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  • Writer's pictureClare Jerrom

ETE opportunities in youth justice system remain inconsistent

Education, training and employment opportunities for young people in the youth justice system "remain variable and inconsistent", according to a report by the HMI Probation.


ETE opportunities is fundamental for children on youth justice services' caseloads and critical in supporting young people to prevent offending or reoffending. However, thematic and core inspections found gaps in provision and major barriers to children’s participation in ETE.


The 2022 Annual Report: inspections of youth offending services found: "ETE opportunities remain variable and inconsistent. Poor identification of SEN, the prevalence of long-term part-time timetables, poor attendance that went unchallenged, and high rates of both formal and informal exclusions fragment the potential for ETE to make a significant difference."


The report found:

  • Even when these children were in school, far too many of them had only part-time timetables.

  • Almost 29 per cent of the children had been permanently excluded from school, and almost two-fifths of those over statutory school age were NEET.

  • Many of the children were excluded or had been disengaged from ETE for a long time. In one case, a child had not been at school for five years, and it was not unusual to see children who had not been engaged in ETE for two years or more.


Sammy Odoi, managing director of Wipers, said: "Engaging children in the youth justice system in ETE opportunities is vital to break the cycle of offending. Providing an insight into an alternative path in life, through practical work experience, education or training is fundamental in encouraging a life away from crime."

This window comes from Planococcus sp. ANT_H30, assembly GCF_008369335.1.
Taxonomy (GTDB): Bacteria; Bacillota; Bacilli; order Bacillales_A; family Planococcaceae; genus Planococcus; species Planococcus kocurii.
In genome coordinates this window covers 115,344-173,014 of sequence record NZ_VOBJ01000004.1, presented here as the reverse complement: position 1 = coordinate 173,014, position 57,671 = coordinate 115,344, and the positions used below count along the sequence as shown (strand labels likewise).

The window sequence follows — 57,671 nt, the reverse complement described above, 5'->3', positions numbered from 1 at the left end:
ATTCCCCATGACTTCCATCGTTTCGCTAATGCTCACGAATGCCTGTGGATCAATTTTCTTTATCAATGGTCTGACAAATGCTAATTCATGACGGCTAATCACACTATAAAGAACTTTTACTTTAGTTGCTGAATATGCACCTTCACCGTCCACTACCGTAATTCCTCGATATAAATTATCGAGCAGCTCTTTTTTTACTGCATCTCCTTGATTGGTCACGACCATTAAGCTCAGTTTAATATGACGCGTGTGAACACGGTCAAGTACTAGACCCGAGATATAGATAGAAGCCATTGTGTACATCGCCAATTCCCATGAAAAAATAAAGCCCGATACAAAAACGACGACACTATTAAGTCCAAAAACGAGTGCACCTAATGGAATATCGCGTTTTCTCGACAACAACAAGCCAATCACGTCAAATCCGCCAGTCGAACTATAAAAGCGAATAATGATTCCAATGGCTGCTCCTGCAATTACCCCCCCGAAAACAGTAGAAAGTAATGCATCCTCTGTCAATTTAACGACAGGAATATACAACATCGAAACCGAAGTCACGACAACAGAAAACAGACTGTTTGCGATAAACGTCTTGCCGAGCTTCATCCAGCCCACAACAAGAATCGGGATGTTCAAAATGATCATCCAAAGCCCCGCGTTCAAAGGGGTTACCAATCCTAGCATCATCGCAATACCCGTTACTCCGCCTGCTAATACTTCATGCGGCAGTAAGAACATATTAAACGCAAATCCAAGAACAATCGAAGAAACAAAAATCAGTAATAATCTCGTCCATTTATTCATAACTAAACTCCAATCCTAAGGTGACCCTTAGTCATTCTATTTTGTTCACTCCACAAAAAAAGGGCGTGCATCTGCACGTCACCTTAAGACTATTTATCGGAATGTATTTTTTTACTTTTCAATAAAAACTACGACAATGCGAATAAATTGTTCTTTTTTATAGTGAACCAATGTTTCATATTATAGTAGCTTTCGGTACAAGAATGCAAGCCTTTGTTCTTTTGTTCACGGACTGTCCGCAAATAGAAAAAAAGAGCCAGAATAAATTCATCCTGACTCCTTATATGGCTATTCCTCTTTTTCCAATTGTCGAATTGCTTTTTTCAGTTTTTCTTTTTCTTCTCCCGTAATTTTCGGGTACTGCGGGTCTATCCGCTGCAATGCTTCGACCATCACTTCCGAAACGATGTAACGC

However, HMI Probation's case inspections showed that:

  • Children with EHCPs/Individual Development Plans were the least well-managed group in our sample. Often, the defined needs of the child were missed in assessment, and this meant that fewer had effective plans in place to support their needs.

  • There were also differences in the EHCP/IDP support available to children who identified as mixed ethnic heritage, compared to the rest of the cohort. Assessment and planning work did not effectively consider the role ETE played in supporting these children to desist from further offending.

  • The delivery of services for children with identified disabilities too often (in 35 per cent of cases) failed to provide the necessary support to sustain a child in education. The most prevalent disabilities identified in the sample were learning or other cognitive disabilities.


There was also little improvement in children’s literacy and numeracy. HMI Probation would like to see more focus on providing children with ETE services that help them achieve level 2 in English and mathematics – the standard required for entry into the workplace.


"Overall, we remain concerned at the lack of provision to meet the ETE needs of post-school-age children supervised by YJSs, although a number of areas did demonstrate what was possible. In Hammersmith and Fulham, for example, we found that over 90 per cent of over-16s were in ETE," the report said.


Sammy Odoi added: "Lessons need to be taken from the work carried out by Hammersmith and Fulham. Providing young people with appropriate ETE opportunities can make all the difference to their future going forwards."

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